1. How thoroughly does the site cover its content areas? For example, a site describing dachsund breeds should list all known breeds. We represent this information with a rough count: for example, a site providing recipes may have "dozens," "hundreds," or "thousands" of recipes (or it may have just one, but it's really special).
      2. If the site provides opinion, rather than facts, are these opinions clearly identifiable as such?
      3. Does the point of view help balance the LII collection?
      4. Does the site provide illustrations you would expect to find? (For example, a resource describing knot-tying would be expected to have illustrations of knots in various stages of execution.)

    4. Design
      1. Is the site well-organized and easy to navigate?
      2. Does the site display well in popular browsers? Do all features work in current versions of Firefox and Internet Explorer?
      3. Is the site complex or simple in design? Is the level of complexity appropriate for its audience?
      4. Is it searchable or browsable? Is the search box or browsing hierarchy easy to find? Does the user have to read instructions to search or browse successfully?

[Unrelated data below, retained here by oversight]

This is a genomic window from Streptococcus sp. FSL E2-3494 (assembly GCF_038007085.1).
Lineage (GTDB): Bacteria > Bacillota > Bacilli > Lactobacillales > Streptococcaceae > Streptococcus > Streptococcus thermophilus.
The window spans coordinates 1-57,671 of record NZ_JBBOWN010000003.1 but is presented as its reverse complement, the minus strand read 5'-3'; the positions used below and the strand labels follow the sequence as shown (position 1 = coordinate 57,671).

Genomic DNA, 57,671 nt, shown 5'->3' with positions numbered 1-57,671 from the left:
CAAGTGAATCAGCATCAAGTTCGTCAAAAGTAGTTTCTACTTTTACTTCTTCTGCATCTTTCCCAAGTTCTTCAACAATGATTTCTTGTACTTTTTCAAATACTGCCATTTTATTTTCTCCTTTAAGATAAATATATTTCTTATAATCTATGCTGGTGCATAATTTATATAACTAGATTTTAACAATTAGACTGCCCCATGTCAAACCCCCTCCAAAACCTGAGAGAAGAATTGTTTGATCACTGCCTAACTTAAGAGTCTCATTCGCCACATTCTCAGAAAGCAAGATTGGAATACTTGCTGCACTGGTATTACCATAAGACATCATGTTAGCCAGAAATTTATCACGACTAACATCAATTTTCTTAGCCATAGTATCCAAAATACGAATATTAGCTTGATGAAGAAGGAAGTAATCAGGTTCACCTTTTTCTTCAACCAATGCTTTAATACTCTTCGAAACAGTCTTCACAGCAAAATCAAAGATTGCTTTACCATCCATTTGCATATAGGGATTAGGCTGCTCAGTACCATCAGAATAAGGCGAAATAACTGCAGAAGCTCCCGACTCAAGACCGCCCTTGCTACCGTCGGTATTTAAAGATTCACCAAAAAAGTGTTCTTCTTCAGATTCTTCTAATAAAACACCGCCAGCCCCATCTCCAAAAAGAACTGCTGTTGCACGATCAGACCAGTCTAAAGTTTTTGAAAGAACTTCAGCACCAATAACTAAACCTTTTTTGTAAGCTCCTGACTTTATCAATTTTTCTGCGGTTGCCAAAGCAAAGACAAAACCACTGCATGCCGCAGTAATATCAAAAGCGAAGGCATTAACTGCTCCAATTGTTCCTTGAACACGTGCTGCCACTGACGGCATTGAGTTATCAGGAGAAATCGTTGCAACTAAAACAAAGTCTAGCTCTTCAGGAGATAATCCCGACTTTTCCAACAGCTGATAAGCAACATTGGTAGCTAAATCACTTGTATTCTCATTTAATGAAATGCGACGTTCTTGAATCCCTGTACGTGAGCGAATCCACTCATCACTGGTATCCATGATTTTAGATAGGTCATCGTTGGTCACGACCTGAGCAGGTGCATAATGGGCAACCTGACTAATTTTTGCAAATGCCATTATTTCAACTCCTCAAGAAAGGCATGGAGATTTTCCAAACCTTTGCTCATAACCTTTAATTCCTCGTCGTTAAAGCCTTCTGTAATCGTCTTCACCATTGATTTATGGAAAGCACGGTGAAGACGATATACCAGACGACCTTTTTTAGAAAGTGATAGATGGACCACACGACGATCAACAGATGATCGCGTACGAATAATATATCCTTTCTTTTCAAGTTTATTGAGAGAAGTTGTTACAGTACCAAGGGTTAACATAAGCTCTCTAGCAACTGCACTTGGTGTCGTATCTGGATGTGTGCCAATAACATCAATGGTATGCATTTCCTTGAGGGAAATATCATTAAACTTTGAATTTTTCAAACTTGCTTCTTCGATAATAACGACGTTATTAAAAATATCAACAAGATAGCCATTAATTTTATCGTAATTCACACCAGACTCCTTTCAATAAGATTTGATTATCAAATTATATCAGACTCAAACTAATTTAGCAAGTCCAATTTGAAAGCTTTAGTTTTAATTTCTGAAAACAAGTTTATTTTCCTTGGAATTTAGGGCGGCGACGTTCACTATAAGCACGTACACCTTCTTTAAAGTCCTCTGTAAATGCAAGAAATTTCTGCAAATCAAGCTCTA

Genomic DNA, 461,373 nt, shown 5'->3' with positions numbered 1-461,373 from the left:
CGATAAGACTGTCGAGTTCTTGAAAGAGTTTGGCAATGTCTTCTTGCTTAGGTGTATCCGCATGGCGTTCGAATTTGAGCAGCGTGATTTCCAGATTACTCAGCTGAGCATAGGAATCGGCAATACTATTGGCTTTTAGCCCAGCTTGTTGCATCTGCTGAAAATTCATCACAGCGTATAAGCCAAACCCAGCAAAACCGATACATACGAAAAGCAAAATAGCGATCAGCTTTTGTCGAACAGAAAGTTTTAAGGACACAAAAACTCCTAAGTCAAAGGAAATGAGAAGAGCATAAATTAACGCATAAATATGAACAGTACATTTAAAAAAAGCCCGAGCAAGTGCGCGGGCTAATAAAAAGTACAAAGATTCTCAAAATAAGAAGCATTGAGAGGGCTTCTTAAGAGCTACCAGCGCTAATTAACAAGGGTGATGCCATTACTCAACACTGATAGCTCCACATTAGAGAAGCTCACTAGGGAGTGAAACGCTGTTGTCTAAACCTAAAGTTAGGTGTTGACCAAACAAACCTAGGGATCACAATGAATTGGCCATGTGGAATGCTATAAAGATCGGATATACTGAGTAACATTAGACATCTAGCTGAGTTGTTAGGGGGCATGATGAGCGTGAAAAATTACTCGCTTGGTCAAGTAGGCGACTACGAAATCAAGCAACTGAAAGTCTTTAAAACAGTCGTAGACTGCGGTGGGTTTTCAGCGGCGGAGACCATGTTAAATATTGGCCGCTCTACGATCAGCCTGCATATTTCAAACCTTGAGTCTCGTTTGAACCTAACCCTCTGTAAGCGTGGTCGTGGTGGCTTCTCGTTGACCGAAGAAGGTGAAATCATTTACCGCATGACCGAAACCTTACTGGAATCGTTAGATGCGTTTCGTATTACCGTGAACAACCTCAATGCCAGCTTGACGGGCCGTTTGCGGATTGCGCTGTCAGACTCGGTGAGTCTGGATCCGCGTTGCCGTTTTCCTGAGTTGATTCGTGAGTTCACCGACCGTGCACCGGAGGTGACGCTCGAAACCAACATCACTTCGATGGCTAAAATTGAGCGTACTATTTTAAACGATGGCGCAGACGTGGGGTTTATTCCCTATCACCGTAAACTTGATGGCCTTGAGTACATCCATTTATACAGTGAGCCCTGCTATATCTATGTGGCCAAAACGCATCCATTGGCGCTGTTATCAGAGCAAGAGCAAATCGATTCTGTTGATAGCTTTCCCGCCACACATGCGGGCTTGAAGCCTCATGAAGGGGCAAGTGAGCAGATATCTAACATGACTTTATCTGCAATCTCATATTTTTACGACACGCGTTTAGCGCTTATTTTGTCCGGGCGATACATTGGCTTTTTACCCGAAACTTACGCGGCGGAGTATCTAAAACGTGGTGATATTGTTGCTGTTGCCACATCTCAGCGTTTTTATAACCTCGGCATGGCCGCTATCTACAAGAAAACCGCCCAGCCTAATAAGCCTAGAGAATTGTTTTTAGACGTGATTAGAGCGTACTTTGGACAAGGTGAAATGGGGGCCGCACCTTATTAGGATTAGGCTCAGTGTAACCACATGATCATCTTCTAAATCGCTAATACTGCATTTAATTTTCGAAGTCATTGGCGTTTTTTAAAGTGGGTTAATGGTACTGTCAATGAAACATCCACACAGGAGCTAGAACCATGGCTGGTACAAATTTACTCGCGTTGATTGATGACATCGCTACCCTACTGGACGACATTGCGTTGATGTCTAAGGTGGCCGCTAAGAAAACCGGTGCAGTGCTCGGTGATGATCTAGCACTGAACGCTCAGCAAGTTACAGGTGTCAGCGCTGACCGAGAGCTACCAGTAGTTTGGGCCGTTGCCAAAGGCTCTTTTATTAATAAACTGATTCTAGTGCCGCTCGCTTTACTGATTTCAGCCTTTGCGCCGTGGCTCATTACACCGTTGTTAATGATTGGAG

5. Is the site consistently available? If you visit it over several days, can you always retrieve it? If not, does it offer an explanation?
      6. Is the site visually appealing, particularly for its target audience?

    5. Function
      1. Do key features work? Do search engines function?
      2. How fast does the site load? If it is bandwidth-intensive, is this justified by special features, such as high "teen appeal" or elaborately detailed scientific images?
      3. Does the site display error messages?
      4. If the site includes video and audio files, is it clear what plug-ins are required to make them work? Can you play the files?
      5. Are there pop-up ads? How frequently do they appear? What kind of content do these ads provide (and is this content appropriate for lii.org)?
      6. Does the site requires registration in order to access information or use features? Why does the site require registration? How much information is available anonymously? How much personal information is required to register?

    6. Shelf Life
      1. Is the site established for a temporary event or activity?
      2. Is the site a "personal" page (often indicated with a tilde before the directory name, as in www.myfunpage.com/~bobsmith)?
      3. Is it a student or class project?